NTSB Identification: ERA12LA571
14 CFR Part 91: General Aviation
Accident occurred Friday, September 21, 2012 in Perry, FL
Probable Cause Approval Date: 09/30/2014
Aircraft: BEAGLE B206 SERIES 2, registration: N26GW
Injuries: 6 Uninjured.

NTSB investigators may not have traveled in support of this investigation and used data provided by various sources to prepare this aircraft accident report.

According to the pilot, before the flight, he performed a preflight inspection on the twin-engine airplane, during which he checked the fuel quantity onboard the airplane by looking at the fuel computer, which displayed 65 gallons. He then added 20 gallons of fuel to the left wing fuel tank and 25 gallons to the right wing fuel tank. He then entered the added amount of fuel into the fuel computer for a total of 110 gallons, which was consistent with the fuel gauges, which display fuel in pounds and which indicated that 275 pounds of fuel was in the left tank and 350 pounds of fuel was in the right tank. This amount should have been sufficient for the flight. After departure, the pilot turned toward his destination and climbed the airplane to about 3,000 feet above sea level. Later, the right engine began to surge, and “after going through the checklist” the pilot elected to do a precautionary landing. The pilot asked air traffic control for the closest airfield; however, the pilot, after seeing nothing but trees, decided to land on a road with the landing gear in the up position. During the landing, the left wingtip struck a tree. Examination of the wreckage revealed that both propellers were in the feathered position, the wing flaps were up, the landing gear was up, and the wing structure and both firewalls were substantially damaged. Further examination revealed that the left wing fuel tank contained about 22 gallons of fuel, and the right wing fuel tank was almost devoid of fuel. Thus, it is likely that the pilot did not monitor the fuel balance and allowed an imbalance between the two fuel tanks to occur, which resulted in the right engine being starved of fuel. This could have been remedied at any time during the cruise portion of the flight if the pilot had opened the cross-feed valve for the right engine, which would have allowed the right engine to feed fuel from the left tank and would have allowed him to balance the fuel load. Examination of the cockpit switches revealed that the airplane had not been properly configured by the pilot for one-engine-inoperative flight per the guidance contained in the operating manual. If this had been done, the the airplane could have continued to fly at altitude, allowing the pilot to reach a diversionary airport and execute a one-engine-inoperative landing.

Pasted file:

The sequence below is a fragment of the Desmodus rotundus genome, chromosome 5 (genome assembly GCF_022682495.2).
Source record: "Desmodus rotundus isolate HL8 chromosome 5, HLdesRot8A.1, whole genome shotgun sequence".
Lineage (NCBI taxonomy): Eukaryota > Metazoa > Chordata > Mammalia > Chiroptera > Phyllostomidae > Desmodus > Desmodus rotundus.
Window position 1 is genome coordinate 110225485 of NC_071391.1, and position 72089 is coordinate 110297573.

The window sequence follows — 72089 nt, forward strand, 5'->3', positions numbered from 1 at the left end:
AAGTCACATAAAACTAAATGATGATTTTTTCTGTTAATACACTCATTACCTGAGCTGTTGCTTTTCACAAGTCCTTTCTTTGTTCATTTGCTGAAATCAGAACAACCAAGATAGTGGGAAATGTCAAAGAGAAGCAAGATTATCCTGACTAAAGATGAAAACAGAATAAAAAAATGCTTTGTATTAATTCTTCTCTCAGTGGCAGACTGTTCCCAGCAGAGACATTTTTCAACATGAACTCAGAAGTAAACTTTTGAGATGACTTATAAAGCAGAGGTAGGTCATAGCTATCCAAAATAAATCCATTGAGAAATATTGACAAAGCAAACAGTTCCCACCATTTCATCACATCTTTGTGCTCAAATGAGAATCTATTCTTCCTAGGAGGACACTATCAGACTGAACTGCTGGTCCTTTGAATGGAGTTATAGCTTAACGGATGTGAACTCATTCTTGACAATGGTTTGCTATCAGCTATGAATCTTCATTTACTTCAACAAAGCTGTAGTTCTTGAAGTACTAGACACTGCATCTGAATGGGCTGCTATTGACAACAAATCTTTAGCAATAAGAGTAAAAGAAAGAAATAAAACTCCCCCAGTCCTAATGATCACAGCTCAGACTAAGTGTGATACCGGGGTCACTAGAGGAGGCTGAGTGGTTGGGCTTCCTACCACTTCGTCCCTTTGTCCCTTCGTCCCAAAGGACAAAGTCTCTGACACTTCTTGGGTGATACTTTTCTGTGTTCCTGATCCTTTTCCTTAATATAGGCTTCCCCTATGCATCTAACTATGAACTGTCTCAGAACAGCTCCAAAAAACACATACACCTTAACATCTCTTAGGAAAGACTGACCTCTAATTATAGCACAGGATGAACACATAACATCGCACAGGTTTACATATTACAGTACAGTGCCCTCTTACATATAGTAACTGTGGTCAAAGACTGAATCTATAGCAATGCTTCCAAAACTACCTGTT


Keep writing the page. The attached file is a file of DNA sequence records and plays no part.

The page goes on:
The National Transportation Safety Board determines the probable cause(s) of this accident to be:

The pilot’s improper in-flight fuel management, which resulted in fuel starvation and the right engine’s complete loss of power. Contributing to the accident was the pilot’s improper configuration of the airplane following the loss of engine power.

Full narrative available

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